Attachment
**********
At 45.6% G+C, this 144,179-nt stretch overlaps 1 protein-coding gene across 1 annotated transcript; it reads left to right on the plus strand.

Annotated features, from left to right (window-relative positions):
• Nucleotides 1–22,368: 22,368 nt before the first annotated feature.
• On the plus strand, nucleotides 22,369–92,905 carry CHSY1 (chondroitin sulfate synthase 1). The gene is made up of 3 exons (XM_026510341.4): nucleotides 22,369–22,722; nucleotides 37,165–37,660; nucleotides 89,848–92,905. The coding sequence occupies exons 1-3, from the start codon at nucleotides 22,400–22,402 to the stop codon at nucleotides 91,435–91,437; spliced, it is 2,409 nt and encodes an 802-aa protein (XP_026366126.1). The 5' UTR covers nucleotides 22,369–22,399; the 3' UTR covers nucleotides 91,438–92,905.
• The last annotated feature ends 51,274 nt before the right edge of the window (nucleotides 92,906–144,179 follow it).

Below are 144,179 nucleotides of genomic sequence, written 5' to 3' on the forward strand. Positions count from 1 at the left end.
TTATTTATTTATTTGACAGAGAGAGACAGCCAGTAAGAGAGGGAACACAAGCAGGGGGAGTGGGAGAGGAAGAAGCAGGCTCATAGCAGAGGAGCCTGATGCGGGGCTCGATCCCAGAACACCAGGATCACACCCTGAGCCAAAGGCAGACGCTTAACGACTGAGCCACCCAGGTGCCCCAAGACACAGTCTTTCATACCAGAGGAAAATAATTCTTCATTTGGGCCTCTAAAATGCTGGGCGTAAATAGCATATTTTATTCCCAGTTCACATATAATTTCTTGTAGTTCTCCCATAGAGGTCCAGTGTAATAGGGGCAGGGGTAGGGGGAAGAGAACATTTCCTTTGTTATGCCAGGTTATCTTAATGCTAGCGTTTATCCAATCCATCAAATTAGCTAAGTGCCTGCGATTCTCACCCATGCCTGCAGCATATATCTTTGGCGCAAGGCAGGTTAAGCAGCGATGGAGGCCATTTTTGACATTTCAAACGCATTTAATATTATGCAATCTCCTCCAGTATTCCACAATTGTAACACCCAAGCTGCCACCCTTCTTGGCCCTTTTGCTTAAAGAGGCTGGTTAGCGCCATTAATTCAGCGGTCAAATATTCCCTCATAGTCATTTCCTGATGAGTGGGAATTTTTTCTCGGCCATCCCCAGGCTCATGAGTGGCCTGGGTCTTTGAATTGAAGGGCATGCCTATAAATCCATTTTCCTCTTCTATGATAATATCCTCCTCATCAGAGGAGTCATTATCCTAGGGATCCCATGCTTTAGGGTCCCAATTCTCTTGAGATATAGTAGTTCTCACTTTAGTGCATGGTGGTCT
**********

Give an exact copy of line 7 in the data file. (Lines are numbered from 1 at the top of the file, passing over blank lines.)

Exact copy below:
TTATTTATTTATTTGACAGAGAGAGACAGCCAGTAAGAGAGGGAACACAAGCAGGGGGAGTGGGAGAGGAAGAAGCAGGCTCATAGCAGAGGAGCCTGATGCGGGGCTCGATCCCAGAACACCAGGATCACACCCTGAGCCAAAGGCAGACGCTTAACGACTGAGCCACCCAGGTGCCCCAAGACACAGTCTTTCATACCAGAGGAAAATAATTCTTCATTTGGGCCTCTAAAATGCTGGGCGTAAATAGCATATTTTATTCCCAGTTCACATATAATTTCTTGTAGTTCTCCCATAGAGGTCCAGTGTAATAGGGGCAGGGGTAGGGGGAAGAGAACATTTCCTTTGTTATGCCAGGTTATCTTAATGCTAGCGTTTATCCAATCCATCAAATTAGCTAAGTGCCTGCGATTCTCACCCATGCCTGCAGCATATATCTTTGGCGCAAGGCAGGTTAAGCAGCGATGGAGGCCATTTTTGACATTTCAAACGCATTTAATATTATGCAATCTCCTCCAGTATTCCACAATTGTAACACCCAAGCTGCCACCCTTCTTGGCCCTTTTGCTTAAAGAGGCTGGTTAGCGCCATTAATTCAGCGGTCAAATATTCCCTCATAGTCATTTCCTGATGAGTGGGAATTTTTTCTCGGCCATCCCCAGGCTCATGAGTGGCCTGGGTCTTTGAATTGAAGGGCATGCCTATAAATCCATTTTCCTCTTCTATGATAATATCCTCCTCATCAGAGGAGTCATTATCCTAGGGATCCCATGCTTTAGGGTCCCAATTCTCTTGAGATATAGTAGTTCTCACTTTAGTGCATGGTGGTCT